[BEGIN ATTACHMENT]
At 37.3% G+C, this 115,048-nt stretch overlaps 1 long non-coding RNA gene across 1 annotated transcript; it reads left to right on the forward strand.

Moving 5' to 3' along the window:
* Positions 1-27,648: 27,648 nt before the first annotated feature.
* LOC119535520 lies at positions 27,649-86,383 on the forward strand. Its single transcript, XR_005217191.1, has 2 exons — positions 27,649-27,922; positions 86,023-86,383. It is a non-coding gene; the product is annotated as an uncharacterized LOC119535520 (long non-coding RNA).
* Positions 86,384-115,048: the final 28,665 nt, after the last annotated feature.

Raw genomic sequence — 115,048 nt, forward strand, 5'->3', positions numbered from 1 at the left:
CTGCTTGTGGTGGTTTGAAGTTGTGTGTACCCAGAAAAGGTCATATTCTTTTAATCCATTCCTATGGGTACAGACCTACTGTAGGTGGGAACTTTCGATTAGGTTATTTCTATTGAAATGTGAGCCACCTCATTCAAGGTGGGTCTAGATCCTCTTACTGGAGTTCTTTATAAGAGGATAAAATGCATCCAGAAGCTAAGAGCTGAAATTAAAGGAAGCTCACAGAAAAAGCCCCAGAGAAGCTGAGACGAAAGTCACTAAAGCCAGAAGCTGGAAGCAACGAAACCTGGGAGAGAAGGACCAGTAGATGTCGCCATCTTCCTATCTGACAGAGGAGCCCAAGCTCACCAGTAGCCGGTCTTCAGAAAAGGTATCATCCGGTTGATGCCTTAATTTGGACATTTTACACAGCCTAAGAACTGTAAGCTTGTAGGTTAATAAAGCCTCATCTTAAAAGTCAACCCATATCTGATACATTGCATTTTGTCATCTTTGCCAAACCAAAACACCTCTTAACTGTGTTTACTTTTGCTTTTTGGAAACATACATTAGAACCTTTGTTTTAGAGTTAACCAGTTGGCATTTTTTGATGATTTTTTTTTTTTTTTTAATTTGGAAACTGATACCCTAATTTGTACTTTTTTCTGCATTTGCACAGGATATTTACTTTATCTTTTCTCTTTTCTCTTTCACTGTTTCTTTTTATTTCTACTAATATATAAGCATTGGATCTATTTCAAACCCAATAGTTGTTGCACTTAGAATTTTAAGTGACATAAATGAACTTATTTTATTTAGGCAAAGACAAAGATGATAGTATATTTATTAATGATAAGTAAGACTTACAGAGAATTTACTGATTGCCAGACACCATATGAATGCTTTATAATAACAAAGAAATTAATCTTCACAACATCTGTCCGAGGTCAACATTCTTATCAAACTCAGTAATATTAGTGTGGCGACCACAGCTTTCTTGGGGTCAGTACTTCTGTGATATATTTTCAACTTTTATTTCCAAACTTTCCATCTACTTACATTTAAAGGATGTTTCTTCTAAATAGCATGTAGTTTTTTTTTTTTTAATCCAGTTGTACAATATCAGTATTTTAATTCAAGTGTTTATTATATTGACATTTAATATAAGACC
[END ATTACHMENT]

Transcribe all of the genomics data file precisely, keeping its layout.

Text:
At 37.3% G+C, this 115,048-nt stretch overlaps 1 long non-coding RNA gene across 1 annotated transcript; it reads left to right on the forward strand.

Moving 5' to 3' along the window:
* Positions 1-27,648: 27,648 nt before the first annotated feature.
* LOC119535520 lies at positions 27,649-86,383 on the forward strand. Its single transcript, XR_005217191.1, has 2 exons — positions 27,649-27,922; positions 86,023-86,383. It is a non-coding gene; the product is annotated as an uncharacterized LOC119535520 (long non-coding RNA).
* Positions 86,384-115,048: the final 28,665 nt, after the last annotated feature.

Raw genomic sequence — 115,048 nt, forward strand, 5'->3', positions numbered from 1 at the left:
CTGCTTGTGGTGGTTTGAAGTTGTGTGTACCCAGAAAAGGTCATATTCTTTTAATCCATTCCTATGGGTACAGACCTACTGTAGGTGGGAACTTTCGATTAGGTTATTTCTATTGAAATGTGAGCCACCTCATTCAAGGTGGGTCTAGATCCTCTTACTGGAGTTCTTTATAAGAGGATAAAATGCATCCAGAAGCTAAGAGCTGAAATTAAAGGAAGCTCACAGAAAAAGCCCCAGAGAAGCTGAGACGAAAGTCACTAAAGCCAGAAGCTGGAAGCAACGAAACCTGGGAGAGAAGGACCAGTAGATGTCGCCATCTTCCTATCTGACAGAGGAGCCCAAGCTCACCAGTAGCCGGTCTTCAGAAAAGGTATCATCCGGTTGATGCCTTAATTTGGACATTTTACACAGCCTAAGAACTGTAAGCTTGTAGGTTAATAAAGCCTCATCTTAAAAGTCAACCCATATCTGATACATTGCATTTTGTCATCTTTGCCAAACCAAAACACCTCTTAACTGTGTTTACTTTTGCTTTTTGGAAACATACATTAGAACCTTTGTTTTAGAGTTAACCAGTTGGCATTTTTTGATGATTTTTTTTTTTTTTTTAATTTGGAAACTGATACCCTAATTTGTACTTTTTTCTGCATTTGCACAGGATATTTACTTTATCTTTTCTCTTTTCTCTTTCACTGTTTCTTTTTATTTCTACTAATATATAAGCATTGGATCTATTTCAAACCCAATAGTTGTTGCACTTAGAATTTTAAGTGACATAAATGAACTTATTTTATTTAGGCAAAGACAAAGATGATAGTATATTTATTAATGATAAGTAAGACTTACAGAGAATTTACTGATTGCCAGACACCATATGAATGCTTTATAATAACAAAGAAATTAATCTTCACAACATCTGTCCGAGGTCAACATTCTTATCAAACTCAGTAATATTAGTGTGGCGACCACAGCTTTCTTGGGGTCAGTACTTCTGTGATATATTTTCAACTTTTATTTCCAAACTTTCCATCTACTTACATTTAAAGGATGTTTCTTCTAAATAGCATGTAGTTTTTTTTTTTTTAATCCAGTTGTACAATATCAGTATTTTAATTCAAGTGTTTATTATATTGACATTTAATATAAGACC